Matt Broaddus

Have you lost wax?I've lost wax.Have you hollowed stone?I've hollowed stone.There are voices there, you know,saints and rams and cave dwellers,the trash of centuries I collectin a corner with a dustpanI trip over, spilling everything together.My candle the angels gave me flickers.Visitors walk through me, a doorto thin air. I will creak, I will tusslelightly the tour guide's hair.I've lost wax I can't get back.No one seems to notice.That'll be $24.95. I sneeze.You must never sneeze.They'll sweep me up.They'll spackle over you.They'll say I was a giantcome down from the hillswith my pack of wolvesto eat the moon.

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Photograph of Poet Matt Broaddus outside

Matt Broaddus’s first full-length collection, Temporal Anomalies, is now available. He is also the author of the chapbooks Two Bolts and Space Station. His poetry has appeared in AnnuletAmerican Poetry Review, and The Rumpus. He has received support for his writing in the form of fellowships from Cave Canem, Mid Atlantic Arts Foundation, and New York University, in addition to a scholarship from Community of Writers and a residency from Millay Arts. He lives in Colorado and works at a public library.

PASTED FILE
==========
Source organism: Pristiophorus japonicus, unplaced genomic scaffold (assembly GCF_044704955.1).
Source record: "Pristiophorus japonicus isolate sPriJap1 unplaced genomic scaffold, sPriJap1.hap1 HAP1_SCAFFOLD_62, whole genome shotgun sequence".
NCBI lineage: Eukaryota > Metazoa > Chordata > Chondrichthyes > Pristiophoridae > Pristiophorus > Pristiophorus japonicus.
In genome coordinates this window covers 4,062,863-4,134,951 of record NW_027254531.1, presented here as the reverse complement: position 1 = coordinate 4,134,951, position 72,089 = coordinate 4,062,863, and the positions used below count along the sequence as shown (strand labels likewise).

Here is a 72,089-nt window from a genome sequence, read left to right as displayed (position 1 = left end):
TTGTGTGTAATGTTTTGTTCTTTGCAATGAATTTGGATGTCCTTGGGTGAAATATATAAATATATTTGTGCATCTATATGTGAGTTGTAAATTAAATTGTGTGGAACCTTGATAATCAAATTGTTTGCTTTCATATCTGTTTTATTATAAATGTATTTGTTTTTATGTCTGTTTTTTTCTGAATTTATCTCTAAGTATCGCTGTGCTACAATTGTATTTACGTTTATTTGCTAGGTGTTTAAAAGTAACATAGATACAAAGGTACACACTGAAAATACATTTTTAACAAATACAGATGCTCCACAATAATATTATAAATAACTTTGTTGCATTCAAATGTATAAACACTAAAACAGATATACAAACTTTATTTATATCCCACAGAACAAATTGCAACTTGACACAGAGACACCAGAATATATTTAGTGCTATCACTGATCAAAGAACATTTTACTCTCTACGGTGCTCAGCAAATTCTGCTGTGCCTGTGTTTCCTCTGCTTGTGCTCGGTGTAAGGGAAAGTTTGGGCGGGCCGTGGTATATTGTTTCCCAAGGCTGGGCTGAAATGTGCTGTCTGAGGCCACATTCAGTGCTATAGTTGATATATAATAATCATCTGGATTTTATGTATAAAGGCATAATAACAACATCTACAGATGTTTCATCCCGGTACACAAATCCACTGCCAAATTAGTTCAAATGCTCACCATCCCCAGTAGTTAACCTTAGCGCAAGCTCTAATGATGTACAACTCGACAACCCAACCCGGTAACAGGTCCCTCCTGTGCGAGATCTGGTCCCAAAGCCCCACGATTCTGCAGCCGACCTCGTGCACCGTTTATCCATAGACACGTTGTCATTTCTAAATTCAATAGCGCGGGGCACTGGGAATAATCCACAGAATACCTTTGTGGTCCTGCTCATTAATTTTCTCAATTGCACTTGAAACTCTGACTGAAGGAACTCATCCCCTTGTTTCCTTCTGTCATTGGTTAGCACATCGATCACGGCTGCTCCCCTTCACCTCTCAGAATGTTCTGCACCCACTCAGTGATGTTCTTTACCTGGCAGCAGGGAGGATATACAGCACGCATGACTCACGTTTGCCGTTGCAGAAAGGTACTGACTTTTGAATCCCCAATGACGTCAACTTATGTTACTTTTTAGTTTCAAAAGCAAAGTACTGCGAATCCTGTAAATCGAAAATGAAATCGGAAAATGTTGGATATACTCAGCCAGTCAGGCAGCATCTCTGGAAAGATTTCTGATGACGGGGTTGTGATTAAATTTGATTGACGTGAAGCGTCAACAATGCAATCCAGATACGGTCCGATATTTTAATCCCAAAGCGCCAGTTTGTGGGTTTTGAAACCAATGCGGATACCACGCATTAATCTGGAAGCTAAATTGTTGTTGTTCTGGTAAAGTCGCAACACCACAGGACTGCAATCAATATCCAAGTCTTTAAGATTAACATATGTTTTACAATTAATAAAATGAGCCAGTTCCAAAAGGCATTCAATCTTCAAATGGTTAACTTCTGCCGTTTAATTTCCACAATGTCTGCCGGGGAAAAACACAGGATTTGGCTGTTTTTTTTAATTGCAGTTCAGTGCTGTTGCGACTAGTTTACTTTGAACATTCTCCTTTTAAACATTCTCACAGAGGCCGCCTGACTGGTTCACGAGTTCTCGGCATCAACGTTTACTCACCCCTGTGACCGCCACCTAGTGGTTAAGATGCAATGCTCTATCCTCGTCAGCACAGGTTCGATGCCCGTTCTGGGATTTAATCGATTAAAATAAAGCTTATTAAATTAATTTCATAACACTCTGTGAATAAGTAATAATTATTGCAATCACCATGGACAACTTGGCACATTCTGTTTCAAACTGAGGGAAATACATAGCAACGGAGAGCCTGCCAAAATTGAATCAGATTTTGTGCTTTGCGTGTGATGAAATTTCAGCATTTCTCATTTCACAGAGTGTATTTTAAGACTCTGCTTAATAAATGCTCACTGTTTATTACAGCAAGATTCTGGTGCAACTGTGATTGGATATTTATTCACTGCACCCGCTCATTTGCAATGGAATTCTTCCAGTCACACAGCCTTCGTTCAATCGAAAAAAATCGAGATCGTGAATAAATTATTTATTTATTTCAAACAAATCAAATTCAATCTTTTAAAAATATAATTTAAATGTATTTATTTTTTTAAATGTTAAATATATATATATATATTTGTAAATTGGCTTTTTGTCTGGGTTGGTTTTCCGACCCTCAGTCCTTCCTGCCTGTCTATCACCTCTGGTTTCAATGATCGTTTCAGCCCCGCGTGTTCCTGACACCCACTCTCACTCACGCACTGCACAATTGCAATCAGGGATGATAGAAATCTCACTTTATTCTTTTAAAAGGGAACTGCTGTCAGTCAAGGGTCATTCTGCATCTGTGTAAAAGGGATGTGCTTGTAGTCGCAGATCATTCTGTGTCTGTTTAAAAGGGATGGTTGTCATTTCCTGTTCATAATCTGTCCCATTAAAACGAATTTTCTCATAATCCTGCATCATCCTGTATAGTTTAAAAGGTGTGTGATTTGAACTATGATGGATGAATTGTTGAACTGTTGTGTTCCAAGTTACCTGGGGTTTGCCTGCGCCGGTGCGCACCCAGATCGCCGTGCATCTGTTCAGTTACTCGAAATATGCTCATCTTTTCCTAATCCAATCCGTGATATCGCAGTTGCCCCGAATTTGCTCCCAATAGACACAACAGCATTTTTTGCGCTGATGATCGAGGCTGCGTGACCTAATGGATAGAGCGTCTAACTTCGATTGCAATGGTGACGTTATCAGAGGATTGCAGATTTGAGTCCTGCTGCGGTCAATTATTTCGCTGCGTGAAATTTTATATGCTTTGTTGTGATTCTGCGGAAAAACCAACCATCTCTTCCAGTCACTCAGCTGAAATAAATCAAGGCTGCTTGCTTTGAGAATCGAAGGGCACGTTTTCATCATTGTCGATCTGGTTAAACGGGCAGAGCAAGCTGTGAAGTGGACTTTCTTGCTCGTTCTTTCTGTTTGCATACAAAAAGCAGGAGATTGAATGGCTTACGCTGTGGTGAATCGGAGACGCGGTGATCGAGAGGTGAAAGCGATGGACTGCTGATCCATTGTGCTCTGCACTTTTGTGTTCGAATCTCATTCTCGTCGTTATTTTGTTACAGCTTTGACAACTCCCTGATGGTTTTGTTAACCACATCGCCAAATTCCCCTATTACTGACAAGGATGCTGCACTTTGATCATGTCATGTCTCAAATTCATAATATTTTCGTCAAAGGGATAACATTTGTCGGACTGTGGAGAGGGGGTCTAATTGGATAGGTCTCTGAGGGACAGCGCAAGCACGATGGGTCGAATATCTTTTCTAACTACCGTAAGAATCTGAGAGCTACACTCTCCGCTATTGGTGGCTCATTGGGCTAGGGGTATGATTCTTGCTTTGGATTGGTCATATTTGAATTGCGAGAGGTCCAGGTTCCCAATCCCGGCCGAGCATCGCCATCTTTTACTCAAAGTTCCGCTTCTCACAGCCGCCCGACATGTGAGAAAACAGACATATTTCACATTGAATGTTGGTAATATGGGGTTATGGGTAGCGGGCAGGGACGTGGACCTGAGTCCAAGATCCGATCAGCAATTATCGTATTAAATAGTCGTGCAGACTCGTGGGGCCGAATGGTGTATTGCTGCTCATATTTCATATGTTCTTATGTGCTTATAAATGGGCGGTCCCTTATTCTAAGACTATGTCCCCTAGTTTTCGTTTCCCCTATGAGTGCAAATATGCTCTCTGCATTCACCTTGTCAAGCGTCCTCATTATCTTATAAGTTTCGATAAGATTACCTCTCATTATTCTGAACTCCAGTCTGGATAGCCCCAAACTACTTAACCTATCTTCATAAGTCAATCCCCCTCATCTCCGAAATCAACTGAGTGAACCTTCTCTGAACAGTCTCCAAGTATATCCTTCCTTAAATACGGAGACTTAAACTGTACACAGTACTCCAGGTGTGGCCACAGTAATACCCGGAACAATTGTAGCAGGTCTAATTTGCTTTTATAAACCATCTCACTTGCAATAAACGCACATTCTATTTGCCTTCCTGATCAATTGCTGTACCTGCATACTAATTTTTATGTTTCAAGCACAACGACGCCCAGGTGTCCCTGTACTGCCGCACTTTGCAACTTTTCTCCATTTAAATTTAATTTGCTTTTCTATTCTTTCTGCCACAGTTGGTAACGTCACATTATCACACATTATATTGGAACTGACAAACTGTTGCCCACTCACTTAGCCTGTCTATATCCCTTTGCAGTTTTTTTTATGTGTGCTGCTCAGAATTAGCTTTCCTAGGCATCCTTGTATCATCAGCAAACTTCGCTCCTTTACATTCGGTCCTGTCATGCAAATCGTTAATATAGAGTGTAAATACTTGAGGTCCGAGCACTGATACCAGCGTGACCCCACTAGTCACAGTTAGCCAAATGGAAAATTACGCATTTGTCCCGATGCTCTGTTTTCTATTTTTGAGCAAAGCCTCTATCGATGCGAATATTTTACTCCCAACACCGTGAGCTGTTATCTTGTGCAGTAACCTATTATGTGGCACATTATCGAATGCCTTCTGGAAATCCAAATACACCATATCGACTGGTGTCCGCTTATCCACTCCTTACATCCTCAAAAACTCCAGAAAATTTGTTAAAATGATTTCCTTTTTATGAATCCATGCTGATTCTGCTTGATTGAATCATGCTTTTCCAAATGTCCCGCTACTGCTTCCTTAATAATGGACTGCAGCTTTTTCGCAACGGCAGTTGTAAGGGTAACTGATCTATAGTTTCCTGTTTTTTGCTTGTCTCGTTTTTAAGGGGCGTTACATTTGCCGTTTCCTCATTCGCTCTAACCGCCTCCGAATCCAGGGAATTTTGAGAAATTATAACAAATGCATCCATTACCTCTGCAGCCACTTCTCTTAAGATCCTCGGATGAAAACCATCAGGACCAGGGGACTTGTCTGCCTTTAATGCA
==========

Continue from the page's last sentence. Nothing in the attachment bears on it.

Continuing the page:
Cover of the book Temporal Anomalies

Los Angeles, California

Gold Line Press

"These poems are a wild and joyous embrace from Chaos. Reaching past theory, Matt Broaddus raises the ecstatic stakes of the lyric. With language and consciousness so expansive, at times this feels like a great work of translation. And maybe Temporal Anomalies is a translation. A translation of time, how duration does its work on each of us and everything in our environment. Every line is alive, like a strong tentacle, each holding some wriggling electric new life in its grasp. Get ready for some brain tingles." —Marwa Helal

"Matt Broaddus' Temporal Anomalies is a wonder of new language, wry humor, and experimentation in belonging. Channeling one vocabulary of time and space, Broaddus weaves together a refreshingly and deeply moving world in which the reader experiences moments of ‘feeling in on it’ juxtaposed alongside moments of unexpected devastation and revelation." —Rio Cortez

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